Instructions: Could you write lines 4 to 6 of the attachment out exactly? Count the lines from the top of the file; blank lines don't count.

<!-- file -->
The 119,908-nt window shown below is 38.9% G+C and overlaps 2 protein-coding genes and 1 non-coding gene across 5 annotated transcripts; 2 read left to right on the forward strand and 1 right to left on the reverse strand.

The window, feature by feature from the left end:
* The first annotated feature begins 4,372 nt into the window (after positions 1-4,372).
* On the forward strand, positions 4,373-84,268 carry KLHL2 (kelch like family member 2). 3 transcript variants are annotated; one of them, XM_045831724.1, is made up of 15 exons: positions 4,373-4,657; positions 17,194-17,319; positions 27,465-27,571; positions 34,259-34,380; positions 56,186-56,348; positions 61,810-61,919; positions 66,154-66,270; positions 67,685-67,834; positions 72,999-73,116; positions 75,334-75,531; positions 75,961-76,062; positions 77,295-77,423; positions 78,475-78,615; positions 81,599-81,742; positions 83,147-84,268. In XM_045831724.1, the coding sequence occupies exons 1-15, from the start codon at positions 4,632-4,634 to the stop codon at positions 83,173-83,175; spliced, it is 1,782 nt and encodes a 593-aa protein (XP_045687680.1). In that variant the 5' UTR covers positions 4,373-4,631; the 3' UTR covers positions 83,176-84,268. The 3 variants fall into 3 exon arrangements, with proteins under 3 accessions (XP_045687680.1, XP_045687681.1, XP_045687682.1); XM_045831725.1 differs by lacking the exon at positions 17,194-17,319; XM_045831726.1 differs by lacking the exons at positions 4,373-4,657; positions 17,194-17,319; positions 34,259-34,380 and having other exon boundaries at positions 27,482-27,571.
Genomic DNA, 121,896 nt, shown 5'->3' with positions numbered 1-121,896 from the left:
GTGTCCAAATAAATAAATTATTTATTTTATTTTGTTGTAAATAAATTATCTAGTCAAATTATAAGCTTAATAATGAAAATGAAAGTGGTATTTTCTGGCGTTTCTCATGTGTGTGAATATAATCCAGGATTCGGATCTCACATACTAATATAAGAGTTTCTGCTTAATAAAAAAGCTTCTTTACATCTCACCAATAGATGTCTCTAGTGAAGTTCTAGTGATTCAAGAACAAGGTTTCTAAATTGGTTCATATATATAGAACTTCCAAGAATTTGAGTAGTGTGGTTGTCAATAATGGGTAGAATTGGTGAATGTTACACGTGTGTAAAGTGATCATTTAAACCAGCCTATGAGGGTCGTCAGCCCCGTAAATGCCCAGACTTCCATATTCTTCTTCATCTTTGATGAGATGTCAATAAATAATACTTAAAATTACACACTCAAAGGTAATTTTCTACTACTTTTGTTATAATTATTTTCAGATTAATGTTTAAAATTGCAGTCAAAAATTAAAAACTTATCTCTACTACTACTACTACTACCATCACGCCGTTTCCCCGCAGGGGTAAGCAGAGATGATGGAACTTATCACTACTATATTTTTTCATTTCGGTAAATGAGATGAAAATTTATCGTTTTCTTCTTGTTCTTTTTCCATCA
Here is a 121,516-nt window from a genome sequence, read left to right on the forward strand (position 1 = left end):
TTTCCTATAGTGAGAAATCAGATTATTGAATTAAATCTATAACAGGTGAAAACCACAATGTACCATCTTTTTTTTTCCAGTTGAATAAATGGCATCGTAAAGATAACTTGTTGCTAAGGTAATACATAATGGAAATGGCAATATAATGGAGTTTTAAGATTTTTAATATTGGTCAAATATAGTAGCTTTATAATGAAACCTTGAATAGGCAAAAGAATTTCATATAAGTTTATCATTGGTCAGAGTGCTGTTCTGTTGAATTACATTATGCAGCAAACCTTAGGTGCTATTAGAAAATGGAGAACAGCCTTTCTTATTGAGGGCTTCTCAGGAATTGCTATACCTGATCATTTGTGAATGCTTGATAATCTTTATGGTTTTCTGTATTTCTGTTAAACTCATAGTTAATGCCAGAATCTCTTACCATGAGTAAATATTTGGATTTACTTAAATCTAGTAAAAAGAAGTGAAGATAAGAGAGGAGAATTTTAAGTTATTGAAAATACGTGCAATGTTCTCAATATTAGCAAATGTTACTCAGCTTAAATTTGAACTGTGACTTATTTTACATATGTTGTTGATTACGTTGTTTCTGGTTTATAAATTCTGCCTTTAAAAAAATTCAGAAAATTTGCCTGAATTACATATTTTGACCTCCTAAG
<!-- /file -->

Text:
* On the forward strand, positions 4,373-84,268 carry KLHL2 (kelch like family member 2). 3 transcript variants are annotated; one of them, XM_045831724.1, is made up of 15 exons: positions 4,373-4,657; positions 17,194-17,319; positions 27,465-27,571; positions 34,259-34,380; positions 56,186-56,348; positions 61,810-61,919; positions 66,154-66,270; positions 67,685-67,834; positions 72,999-73,116; positions 75,334-75,531; positions 75,961-76,062; positions 77,295-77,423; positions 78,475-78,615; positions 81,599-81,742; positions 83,147-84,268. In XM_045831724.1, the coding sequence occupies exons 1-15, from the start codon at positions 4,632-4,634 to the stop codon at positions 83,173-83,175; spliced, it is 1,782 nt and encodes a 593-aa protein (XP_045687680.1). In that variant the 5' UTR covers positions 4,373-4,631; the 3' UTR covers positions 83,176-84,268. The 3 variants fall into 3 exon arrangements, with proteins under 3 accessions (XP_045687680.1, XP_045687681.1, XP_045687682.1); XM_045831725.1 differs by lacking the exon at positions 17,194-17,319; XM_045831726.1 differs by lacking the exons at positions 4,373-4,657; positions 17,194-17,319; positions 34,259-34,380 and having other exon boundaries at positions 27,482-27,571.
Genomic DNA, 121,896 nt, shown 5'->3' with positions numbered 1-121,896 from the left:
GTGTCCAAATAAATAAATTATTTATTTTATTTTGTTGTAAATAAATTATCTAGTCAAATTATAAGCTTAATAATGAAAATGAAAGTGGTATTTTCTGGCGTTTCTCATGTGTGTGAATATAATCCAGGATTCGGATCTCACATACTAATATAAGAGTTTCTGCTTAATAAAAAAGCTTCTTTACATCTCACCAATAGATGTCTCTAGTGAAGTTCTAGTGATTCAAGAACAAGGTTTCTAAATTGGTTCATATATATAGAACTTCCAAGAATTTGAGTAGTGTGGTTGTCAATAATGGGTAGAATTGGTGAATGTTACACGTGTGTAAAGTGATCATTTAAACCAGCCTATGAGGGTCGTCAGCCCCGTAAATGCCCAGACTTCCATATTCTTCTTCATCTTTGATGAGATGTCAATAAATAATACTTAAAATTACACACTCAAAGGTAATTTTCTACTACTTTTGTTATAATTATTTTCAGATTAATGTTTAAAATTGCAGTCAAAAATTAAAAACTTATCTCTACTACTACTACTACTACCATCACGCCGTTTCCCCGCAGGGGTAAGCAGAGATGATGGAACTTATCACTACTATATTTTTTCATTTCGGTAAATGAGATGAAAATTTATCGTTTTCTTCTTGTTCTTTTTCCATCA